Skip to main content

Influence of parental weight change on the incidence of overweight and obesity in offspring

Abstract

Background

There is limited information on the association of parental weight change with overweight and obesity in offspring. This study aimed to investigate the association between parental weight change and incident overweight and obesity in offspring.

Methods

This longitudinal cohort study included 2,963 parent–offspring trios who participated in at least two waves of the China Health and Nutrition Survey. The children without overweight and obesity defined by the International Obesity Task Force were included at the initial survey. Parental overweight and obesity were defined as body mass index ≥ 25 kg/m2.

Results

The incidence of overweight and obesity in offspring was 5.8% during a mean follow-up of 5.4 years. Paternal and maternal overweight and obesity at baseline were associated with this condition in offspring at follow-up (both Ps < 0.05). Compared with the persistent normal group, the persistent overweight and obesity group and incident overweight and obesity group (normal weight to overweight and obesity), but not the reversion group (overweight and obesity to normal weight), were more likely to report overweight and obesity in offspring at follow-up, regardless of father’s or mother’s condition. Additionally, compared with offspring whose both parents remained normal weight, those whose both parents changed from overweight and obesity to normal weight or whose one parent changed from overweight and obesity to normal weight while the other remained normal weight had no higher risks of overweight and obesity.

Conclusion

This study highlights the importance of parental weight management in the prevention of overweight/obesity in offspring.

Peer Review reports

Background

The prevalence of overweight and obesity in adults and children has rapidly increased in most countries over the past two decades [1,2,3]. This global overweight and obesity epidemic has been hard to control given that this condition develops in early life and persists into middle and late life [4]. Consequently, prevention of childhood overweight and obesity has become a global priority.

To develop effective strategies to prevent overweight and obesity in early life, the major and modifiable risk factors for these conditions need to be determined. Most previous studies have focused on children’s own risk factors for overweight and obesity [5]. However, the transmission of overweight and obesity across generations has recently gained increasing attention. Cross-sectional studies have indicated that parental overweight and obesity are positively correlated with these conditions in offspring [6, 7]. Moreover, cohort studies have confirmed the correlation of parental overweight and obesity during pre-pregnancy with the high body mass index (BMI) of their infant, adolescent, and young adult offspring [8,9,10]. Pre-conception parental obesity induces obesity in offspring via epigenetic mechanisms that influence gametogenesis and reprogram processes during embryogenesis and early development [11, 12]. A systematic review and meta-analysis showed that the influence of parental overweight and obesity on these conditions in offspring varied according to the economic level of the country they lived in [13]. However, evidence regarding the above-mentioned relationship in Chinese population is limited. The trends in prevalence of overweight and obesity in Chinese adults and children increase; thus, clarifying the association between the weights of the parents and offspring has become necessary [1, 2].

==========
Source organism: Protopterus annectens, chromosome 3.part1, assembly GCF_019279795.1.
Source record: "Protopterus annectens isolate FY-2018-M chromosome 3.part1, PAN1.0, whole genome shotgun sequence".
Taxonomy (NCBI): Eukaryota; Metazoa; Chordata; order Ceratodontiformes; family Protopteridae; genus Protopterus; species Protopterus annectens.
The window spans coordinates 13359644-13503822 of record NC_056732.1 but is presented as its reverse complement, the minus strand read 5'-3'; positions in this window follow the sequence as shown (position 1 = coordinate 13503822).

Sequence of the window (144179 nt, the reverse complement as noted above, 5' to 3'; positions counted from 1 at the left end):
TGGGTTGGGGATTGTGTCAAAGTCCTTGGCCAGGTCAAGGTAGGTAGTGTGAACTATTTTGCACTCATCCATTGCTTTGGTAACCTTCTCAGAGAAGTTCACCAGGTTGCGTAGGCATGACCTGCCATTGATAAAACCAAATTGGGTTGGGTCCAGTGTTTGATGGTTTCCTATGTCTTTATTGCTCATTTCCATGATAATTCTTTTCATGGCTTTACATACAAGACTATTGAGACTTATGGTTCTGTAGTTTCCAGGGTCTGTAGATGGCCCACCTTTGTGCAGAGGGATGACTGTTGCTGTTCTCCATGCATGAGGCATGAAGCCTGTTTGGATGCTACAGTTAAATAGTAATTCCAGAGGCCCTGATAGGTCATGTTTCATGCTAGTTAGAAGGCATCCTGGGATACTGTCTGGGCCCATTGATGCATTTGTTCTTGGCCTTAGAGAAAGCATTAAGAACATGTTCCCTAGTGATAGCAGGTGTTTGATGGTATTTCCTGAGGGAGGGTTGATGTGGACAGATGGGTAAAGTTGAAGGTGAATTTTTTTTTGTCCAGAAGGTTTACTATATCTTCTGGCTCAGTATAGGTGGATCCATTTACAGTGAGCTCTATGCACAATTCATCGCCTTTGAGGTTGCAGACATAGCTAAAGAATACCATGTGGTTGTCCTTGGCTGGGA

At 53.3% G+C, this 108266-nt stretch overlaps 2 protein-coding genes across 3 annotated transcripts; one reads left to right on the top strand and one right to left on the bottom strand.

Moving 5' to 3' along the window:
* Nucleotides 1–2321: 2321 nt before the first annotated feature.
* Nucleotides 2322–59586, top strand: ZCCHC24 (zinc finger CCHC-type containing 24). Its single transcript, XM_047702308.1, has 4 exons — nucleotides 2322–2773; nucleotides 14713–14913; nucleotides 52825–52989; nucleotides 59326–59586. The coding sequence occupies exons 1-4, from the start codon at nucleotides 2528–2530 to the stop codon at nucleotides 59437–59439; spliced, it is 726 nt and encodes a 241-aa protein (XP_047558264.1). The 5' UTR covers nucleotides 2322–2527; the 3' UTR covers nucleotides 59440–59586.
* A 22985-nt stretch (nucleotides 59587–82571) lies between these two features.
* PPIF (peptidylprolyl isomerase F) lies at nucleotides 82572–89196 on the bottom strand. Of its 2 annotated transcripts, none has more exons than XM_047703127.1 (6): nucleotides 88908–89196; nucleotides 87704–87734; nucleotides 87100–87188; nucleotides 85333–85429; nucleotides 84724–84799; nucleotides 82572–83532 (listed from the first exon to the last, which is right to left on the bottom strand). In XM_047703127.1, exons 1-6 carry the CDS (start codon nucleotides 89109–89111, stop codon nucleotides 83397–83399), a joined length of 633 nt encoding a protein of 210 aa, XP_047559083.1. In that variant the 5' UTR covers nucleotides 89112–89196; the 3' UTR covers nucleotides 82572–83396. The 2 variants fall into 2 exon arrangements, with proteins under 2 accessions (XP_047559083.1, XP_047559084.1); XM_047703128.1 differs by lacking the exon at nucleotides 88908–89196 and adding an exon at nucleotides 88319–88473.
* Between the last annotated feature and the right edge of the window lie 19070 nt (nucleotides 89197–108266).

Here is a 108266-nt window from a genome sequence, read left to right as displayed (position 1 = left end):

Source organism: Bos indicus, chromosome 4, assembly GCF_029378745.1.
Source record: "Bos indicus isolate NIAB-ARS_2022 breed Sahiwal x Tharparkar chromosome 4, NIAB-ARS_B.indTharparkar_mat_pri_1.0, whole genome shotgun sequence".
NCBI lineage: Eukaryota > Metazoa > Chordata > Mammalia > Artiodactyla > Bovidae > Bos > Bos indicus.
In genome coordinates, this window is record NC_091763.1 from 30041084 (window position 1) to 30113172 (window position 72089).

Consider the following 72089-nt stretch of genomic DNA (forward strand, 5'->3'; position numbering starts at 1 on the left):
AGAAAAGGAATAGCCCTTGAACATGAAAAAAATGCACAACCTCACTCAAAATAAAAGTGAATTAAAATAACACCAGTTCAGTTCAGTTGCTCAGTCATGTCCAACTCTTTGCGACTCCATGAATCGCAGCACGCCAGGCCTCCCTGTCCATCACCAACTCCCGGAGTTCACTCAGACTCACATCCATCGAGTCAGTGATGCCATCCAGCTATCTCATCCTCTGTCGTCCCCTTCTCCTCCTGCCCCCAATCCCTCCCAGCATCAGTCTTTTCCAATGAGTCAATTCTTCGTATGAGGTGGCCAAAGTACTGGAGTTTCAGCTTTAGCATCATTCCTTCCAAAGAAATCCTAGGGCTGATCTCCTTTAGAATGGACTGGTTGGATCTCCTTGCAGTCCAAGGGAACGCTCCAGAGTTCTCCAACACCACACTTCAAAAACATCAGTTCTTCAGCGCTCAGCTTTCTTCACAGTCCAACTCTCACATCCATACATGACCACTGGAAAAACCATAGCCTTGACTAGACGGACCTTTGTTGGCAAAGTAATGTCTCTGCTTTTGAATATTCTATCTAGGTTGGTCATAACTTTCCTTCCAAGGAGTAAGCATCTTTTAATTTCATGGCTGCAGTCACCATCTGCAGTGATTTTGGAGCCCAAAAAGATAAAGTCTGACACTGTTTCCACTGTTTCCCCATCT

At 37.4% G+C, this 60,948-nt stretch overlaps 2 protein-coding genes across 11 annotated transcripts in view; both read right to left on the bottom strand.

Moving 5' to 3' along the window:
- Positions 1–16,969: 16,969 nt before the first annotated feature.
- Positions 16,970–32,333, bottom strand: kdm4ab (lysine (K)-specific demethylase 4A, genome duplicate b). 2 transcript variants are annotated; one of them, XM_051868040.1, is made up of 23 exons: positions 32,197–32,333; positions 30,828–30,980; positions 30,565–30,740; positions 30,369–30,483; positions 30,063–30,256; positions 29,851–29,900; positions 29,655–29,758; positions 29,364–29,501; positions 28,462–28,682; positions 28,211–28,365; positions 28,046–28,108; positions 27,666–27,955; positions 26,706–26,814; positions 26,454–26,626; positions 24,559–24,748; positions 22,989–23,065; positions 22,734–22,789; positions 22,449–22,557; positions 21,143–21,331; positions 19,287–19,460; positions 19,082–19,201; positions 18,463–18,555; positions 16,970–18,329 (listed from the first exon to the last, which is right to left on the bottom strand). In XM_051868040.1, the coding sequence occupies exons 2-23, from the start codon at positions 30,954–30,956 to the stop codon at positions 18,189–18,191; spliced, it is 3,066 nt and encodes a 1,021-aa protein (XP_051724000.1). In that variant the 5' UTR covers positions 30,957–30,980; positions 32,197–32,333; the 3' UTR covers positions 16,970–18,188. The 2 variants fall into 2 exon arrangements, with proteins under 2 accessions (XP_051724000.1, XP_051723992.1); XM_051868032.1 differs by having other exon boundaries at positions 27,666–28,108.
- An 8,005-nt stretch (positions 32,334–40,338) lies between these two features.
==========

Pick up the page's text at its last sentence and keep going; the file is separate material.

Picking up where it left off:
This study aimed to examine the association between parental change in BMI status and the incidence of overweight and obesity in offspring using a cohort study of Chinese population.

Methods

Study population

The China Health and Nutrition Survey (CHNS) is an open, continuous, household-based cohort study that is currently underway in China [14]. It started in 1989, with follow-up surveys conducted in 2- or 4-year intervals. A total of 10 survey waves were completed between 1989 and 2015. The CHNS uses a multistage, random-cluster design for sampling household members [14]. All methods were carried out in accordance with the declaration of Helsinki. Signed informed consent was obtained from all participants prior to each survey. The CHNS was approved by the institutional review boards of the University of North Carolina at Chapel Hill and the Institute of Nutrition and Health, Chinese Center for Disease Control and Prevention.

In total, 5,105 children aged 3–17 years who participated in at least two survey waves (range: 2–5 waves) were included in this study. At both the first and last surveys, the children were living with their apparently healthy parents, and neither the children nor their parents had any obvious outlying data (e.g., BMI > 60 kg/m2 or < 5 kg/m2). We excluded 1,794 children with parental weight or height missing at the initial or last survey. We also excluded 348 children with overweight and obesity at the initial survey to assess the influence of parental weight change on incident overweight and obesity in offspring in the cohort. Finally, 2,963 parent–offspring trios were included in the current study.

Parental weight

Parental weight in light clothing and height without shoes were measured by trained technicians. BMI was calculated as weight in kilograms divided by height in meters squared (kg/m2). Parental overweight and obesity was defined as BMI ≥ 25 kg/m2 [15].